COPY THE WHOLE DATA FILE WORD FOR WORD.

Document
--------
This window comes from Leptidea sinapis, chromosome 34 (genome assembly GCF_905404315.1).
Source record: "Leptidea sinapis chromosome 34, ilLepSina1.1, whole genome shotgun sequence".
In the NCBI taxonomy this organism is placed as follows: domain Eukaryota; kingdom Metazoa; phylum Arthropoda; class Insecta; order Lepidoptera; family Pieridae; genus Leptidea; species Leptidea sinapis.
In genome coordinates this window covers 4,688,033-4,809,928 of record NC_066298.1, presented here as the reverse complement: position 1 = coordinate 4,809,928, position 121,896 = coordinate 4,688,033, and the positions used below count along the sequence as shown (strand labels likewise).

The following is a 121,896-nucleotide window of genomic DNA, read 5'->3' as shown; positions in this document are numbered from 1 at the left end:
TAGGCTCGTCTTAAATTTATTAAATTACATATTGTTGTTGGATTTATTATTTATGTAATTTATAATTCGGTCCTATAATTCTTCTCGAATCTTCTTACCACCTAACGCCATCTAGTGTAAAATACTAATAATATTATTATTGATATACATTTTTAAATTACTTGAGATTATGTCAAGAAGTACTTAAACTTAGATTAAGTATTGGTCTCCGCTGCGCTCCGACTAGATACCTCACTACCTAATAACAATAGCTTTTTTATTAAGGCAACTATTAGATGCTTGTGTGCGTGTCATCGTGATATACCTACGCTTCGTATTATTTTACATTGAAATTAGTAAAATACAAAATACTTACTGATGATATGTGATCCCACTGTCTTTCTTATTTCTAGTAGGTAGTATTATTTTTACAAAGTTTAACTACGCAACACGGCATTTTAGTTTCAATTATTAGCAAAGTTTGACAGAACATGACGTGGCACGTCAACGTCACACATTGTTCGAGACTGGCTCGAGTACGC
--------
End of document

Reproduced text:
This window comes from Leptidea sinapis, chromosome 34 (genome assembly GCF_905404315.1).
Source record: "Leptidea sinapis chromosome 34, ilLepSina1.1, whole genome shotgun sequence".
In the NCBI taxonomy this organism is placed as follows: domain Eukaryota; kingdom Metazoa; phylum Arthropoda; class Insecta; order Lepidoptera; family Pieridae; genus Leptidea; species Leptidea sinapis.
In genome coordinates this window covers 4,688,033-4,809,928 of record NC_066298.1, presented here as the reverse complement: position 1 = coordinate 4,809,928, position 121,896 = coordinate 4,688,033, and the positions used below count along the sequence as shown (strand labels likewise).

The following is a 121,896-nucleotide window of genomic DNA, read 5'->3' as shown; positions in this document are numbered from 1 at the left end:
TAGGCTCGTCTTAAATTTATTAAATTACATATTGTTGTTGGATTTATTATTTATGTAATTTATAATTCGGTCCTATAATTCTTCTCGAATCTTCTTACCACCTAACGCCATCTAGTGTAAAATACTAATAATATTATTATTGATATACATTTTTAAATTACTTGAGATTATGTCAAGAAGTACTTAAACTTAGATTAAGTATTGGTCTCCGCTGCGCTCCGACTAGATACCTCACTACCTAATAACAATAGCTTTTTTATTAAGGCAACTATTAGATGCTTGTGTGCGTGTCATCGTGATATACCTACGCTTCGTATTATTTTACATTGAAATTAGTAAAATACAAAATACTTACTGATGATATGTGATCCCACTGTCTTTCTTATTTCTAGTAGGTAGTATTATTTTTACAAAGTTTAACTACGCAACACGGCATTTTAGTTTCAATTATTAGCAAAGTTTGACAGAACATGACGTGGCACGTCAACGTCACACATTGTTCGAGACTGGCTCGAGTACGC